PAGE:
"When the system fails, it is people with learning disabilities and their families who pay a high price, with little or no accountability by those responsible- so the apologies and acknowledgement that breaches of human rights occurred for Ben, and for our mother, are important to us.
"In both cases, the impact of these breaches is significant and will likely be lifelong. Today marks the beginning of an opportunity for Ben to move forward with his life, and for our mother to begin her own healing. We know that this opportunity comes alongside a stark reality, that Ben lives still with the trauma caused by his time at Veilstone, we can only hope he will someday heal from this.
"People with learning disabilities and their families have the same human rights as everyone else to be free from harm and abuse, and to have a family life. Whilst this settlement is a landmark, we know sadly that the breaches of human rights underpinning it are far from rare, Ben is not the only person with learning disabilities, and we are not the only family, to have our human rights breached.
"We hope that other families can benefit from this outcome, to champion their own rights and challenge human rights breaches.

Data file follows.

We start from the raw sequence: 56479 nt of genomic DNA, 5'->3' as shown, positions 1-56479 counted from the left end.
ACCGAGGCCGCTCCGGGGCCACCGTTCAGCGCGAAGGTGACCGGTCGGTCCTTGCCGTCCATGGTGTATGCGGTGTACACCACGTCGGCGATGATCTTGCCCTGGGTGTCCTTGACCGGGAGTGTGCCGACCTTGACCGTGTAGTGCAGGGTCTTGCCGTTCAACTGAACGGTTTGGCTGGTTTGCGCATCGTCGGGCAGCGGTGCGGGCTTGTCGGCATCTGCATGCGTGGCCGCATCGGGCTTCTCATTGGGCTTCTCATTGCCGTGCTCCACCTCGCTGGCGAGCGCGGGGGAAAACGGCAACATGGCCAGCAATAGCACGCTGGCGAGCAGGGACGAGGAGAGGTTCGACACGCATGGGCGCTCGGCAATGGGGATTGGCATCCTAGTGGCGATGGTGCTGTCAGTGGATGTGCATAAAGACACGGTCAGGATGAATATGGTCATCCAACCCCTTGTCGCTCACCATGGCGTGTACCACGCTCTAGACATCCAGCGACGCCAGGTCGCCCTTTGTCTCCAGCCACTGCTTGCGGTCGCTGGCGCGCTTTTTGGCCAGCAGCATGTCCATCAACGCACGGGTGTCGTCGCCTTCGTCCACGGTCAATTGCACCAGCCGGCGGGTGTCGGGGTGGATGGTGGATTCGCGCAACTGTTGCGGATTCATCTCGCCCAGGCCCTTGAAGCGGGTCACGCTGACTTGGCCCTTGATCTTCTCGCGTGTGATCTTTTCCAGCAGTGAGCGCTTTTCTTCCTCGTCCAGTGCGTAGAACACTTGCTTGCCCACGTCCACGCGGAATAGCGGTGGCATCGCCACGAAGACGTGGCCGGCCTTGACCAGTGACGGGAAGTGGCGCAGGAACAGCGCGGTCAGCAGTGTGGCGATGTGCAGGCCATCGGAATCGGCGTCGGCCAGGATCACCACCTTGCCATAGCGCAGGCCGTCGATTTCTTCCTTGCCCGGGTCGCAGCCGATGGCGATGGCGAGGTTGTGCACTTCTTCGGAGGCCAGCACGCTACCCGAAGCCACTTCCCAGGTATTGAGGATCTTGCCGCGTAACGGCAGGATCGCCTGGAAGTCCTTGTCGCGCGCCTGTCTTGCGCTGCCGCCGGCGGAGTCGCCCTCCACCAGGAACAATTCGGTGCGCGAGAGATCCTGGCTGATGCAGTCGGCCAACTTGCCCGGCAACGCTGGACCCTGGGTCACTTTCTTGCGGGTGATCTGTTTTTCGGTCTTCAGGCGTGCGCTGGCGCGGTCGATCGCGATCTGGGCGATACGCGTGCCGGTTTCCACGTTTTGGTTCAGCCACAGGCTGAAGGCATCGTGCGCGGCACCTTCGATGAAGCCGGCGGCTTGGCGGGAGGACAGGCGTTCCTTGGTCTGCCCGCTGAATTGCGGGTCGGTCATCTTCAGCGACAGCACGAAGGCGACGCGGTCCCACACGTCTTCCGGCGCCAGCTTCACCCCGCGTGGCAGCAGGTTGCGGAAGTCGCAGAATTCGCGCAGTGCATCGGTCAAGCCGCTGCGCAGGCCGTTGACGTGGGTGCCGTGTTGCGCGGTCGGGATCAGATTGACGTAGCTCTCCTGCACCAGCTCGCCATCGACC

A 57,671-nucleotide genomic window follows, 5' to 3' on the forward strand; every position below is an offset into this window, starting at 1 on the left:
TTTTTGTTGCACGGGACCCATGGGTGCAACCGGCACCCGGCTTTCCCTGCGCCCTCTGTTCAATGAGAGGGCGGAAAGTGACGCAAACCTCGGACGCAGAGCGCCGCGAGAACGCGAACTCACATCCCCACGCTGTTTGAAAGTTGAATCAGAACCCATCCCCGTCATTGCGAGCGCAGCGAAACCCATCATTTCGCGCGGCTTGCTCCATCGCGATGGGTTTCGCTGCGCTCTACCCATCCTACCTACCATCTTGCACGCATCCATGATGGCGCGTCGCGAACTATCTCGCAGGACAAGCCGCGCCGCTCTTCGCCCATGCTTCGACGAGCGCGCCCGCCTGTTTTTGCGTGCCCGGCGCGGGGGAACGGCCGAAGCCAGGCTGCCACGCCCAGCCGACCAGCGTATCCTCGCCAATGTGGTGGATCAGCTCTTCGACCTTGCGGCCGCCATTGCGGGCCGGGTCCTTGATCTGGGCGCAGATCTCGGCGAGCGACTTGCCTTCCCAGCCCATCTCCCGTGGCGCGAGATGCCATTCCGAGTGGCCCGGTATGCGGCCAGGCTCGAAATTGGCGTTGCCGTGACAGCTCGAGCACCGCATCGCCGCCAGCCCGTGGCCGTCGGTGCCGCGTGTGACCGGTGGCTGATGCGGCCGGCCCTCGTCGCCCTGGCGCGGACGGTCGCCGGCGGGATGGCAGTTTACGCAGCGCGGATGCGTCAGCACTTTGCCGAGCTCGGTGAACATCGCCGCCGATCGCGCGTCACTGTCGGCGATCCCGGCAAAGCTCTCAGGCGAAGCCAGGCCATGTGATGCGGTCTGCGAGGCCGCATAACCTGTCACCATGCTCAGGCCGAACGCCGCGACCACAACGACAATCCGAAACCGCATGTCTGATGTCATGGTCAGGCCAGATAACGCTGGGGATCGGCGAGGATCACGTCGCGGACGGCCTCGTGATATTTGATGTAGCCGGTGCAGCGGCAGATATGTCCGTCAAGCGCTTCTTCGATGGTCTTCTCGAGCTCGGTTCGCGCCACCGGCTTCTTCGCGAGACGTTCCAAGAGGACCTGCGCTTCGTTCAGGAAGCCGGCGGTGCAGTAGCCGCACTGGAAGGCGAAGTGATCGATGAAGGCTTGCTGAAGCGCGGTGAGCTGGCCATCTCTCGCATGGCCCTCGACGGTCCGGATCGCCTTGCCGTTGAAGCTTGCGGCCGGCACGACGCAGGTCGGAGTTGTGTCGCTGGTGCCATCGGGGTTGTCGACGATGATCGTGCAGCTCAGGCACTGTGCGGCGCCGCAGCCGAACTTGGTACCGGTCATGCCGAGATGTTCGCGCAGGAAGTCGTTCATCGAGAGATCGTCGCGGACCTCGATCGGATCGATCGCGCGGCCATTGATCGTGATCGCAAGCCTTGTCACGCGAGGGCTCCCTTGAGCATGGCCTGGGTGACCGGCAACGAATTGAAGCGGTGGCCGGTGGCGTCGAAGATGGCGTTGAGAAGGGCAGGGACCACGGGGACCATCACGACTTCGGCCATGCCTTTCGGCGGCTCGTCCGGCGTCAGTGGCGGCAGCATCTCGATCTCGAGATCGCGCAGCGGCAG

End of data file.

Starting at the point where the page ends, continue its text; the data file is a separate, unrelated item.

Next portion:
"We thank Ben’s lawyers, Leigh Day, and Jeremy Hyam KC for supporting us throughout this journey, we are indebted to their kindness, support and expertise."
Ben’s family have been supported in their legal campaign by The Challenging Behaviour Foundation. Chief Executive Viv Cooper said:
“Whilst this settlement is a landmark, we know sadly that the breaches of human rights underpinning it are far from rare and that this family will continue to live with the consequences. We hope that other families can benefit from this outcome, to champion their own rights and challenge human rights breaches.
“We look to the minister, who accepted Ben’s human rights were breached, to take immediate action to prevent others going through the experiences that he has, at high human and financial cost.”
Leigh Day solicitor Catriona Rubens said:
“It is a testament to the tenacity of Ben’s family that the bodies responsible for his placement accept that his rights were breached by the cruel and inhumane regime of “care” at Veilstone.
“Ben’s mother Claire has fought tirelessly for recognition that she was unlawfully deprived of contact with her son, and it is right that the State bodies accept that this breached Claire’s own human right to a family life.
“The rights of learning disabled and autistic people like Ben to live good, fulfilled lives, must be upheld by the State. Ben’s case is a stark reminder of the devastating consequences that occur when institutions fail to uphold human rights protections and ignore the concerns of families.”
Alison Millar, Head of the Abuse Claims Team at Leigh Day, said:
“I am very happy that we have resolved this long running and groundbreaking legal case, upholding the rights of vulnerable people to be protected from abuse and enabled to maintain their family life in care settings. I hope that abusive residential placements like Veilstone are confined to history.”
Leigh Day instructed Jeremy Hyam KC from 1 Crown Office Row.
Alison Millar works in the human rights department at Leigh Day, where she is the head of abuse claims